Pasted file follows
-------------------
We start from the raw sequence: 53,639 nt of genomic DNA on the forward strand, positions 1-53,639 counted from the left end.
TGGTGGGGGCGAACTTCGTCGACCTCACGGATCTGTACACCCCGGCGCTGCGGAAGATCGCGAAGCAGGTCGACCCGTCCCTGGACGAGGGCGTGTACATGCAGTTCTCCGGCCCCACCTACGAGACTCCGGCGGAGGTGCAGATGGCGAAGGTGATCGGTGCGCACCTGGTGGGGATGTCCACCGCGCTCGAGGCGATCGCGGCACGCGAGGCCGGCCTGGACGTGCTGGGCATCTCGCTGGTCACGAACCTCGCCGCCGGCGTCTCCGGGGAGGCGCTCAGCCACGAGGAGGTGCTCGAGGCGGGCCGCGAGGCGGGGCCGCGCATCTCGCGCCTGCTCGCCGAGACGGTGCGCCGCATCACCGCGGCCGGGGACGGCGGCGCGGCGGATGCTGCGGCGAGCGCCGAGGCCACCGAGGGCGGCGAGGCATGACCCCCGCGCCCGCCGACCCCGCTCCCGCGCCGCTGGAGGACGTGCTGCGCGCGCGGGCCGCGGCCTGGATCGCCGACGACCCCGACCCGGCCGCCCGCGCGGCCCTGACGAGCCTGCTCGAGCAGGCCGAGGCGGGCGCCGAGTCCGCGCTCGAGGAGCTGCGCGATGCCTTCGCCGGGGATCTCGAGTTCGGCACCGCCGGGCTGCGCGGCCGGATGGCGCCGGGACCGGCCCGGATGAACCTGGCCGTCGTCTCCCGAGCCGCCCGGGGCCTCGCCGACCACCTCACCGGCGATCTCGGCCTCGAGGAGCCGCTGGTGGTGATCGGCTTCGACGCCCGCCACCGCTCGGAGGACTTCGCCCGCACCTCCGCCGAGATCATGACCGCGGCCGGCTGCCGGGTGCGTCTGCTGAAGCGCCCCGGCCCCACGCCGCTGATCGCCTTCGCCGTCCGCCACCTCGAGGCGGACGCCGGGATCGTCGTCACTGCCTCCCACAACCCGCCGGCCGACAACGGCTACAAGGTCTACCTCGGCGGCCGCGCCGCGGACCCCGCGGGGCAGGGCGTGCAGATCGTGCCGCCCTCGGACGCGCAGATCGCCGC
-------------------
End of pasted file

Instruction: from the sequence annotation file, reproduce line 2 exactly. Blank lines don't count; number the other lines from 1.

TGGTGGGGGCGAACTTCGTCGACCTCACGGATCTGTACACCCCGGCGCTGCGGAAGATCGCGAAGCAGGTCGACCCGTCCCTGGACGAGGGCGTGTACATGCAGTTCTCCGGCCCCACCTACGAGACTCCGGCGGAGGTGCAGATGGCGAAGGTGATCGGTGCGCACCTGGTGGGGATGTCCACCGCGCTCGAGGCGATCGCGGCACGCGAGGCCGGCCTGGACGTGCTGGGCATCTCGCTGGTCACGAACCTCGCCGCCGGCGTCTCCGGGGAGGCGCTCAGCCACGAGGAGGTGCTCGAGGCGGGCCGCGAGGCGGGGCCGCGCATCTCGCGCCTGCTCGCCGAGACGGTGCGCCGCATCACCGCGGCCGGGGACGGCGGCGCGGCGGATGCTGCGGCGAGCGCCGAGGCCACCGAGGGCGGCGAGGCATGACCCCCGCGCCCGCCGACCCCGCTCCCGCGCCGCTGGAGGACGTGCTGCGCGCGCGGGCCGCGGCCTGGATCGCCGACGACCCCGACCCGGCCGCCCGCGCGGCCCTGACGAGCCTGCTCGAGCAGGCCGAGGCGGGCGCCGAGTCCGCGCTCGAGGAGCTGCGCGATGCCTTCGCCGGGGATCTCGAGTTCGGCACCGCCGGGCTGCGCGGCCGGATGGCGCCGGGACCGGCCCGGATGAACCTGGCCGTCGTCTCCCGAGCCGCCCGGGGCCTCGCCGACCACCTCACCGGCGATCTCGGCCTCGAGGAGCCGCTGGTGGTGATCGGCTTCGACGCCCGCCACCGCTCGGAGGACTTCGCCCGCACCTCCGCCGAGATCATGACCGCGGCCGGCTGCCGGGTGCGTCTGCTGAAGCGCCCCGGCCCCACGCCGCTGATCGCCTTCGCCGTCCGCCACCTCGAGGCGGACGCCGGGATCGTCGTCACTGCCTCCCACAACCCGCCGGCCGACAACGGCTACAAGGTCTACCTCGGCGGCCGCGCCGCGGACCCCGCGGGGCAGGGCGTGCAGATCGTGCCGCCCTCGGACGCGCAGATCGCCGC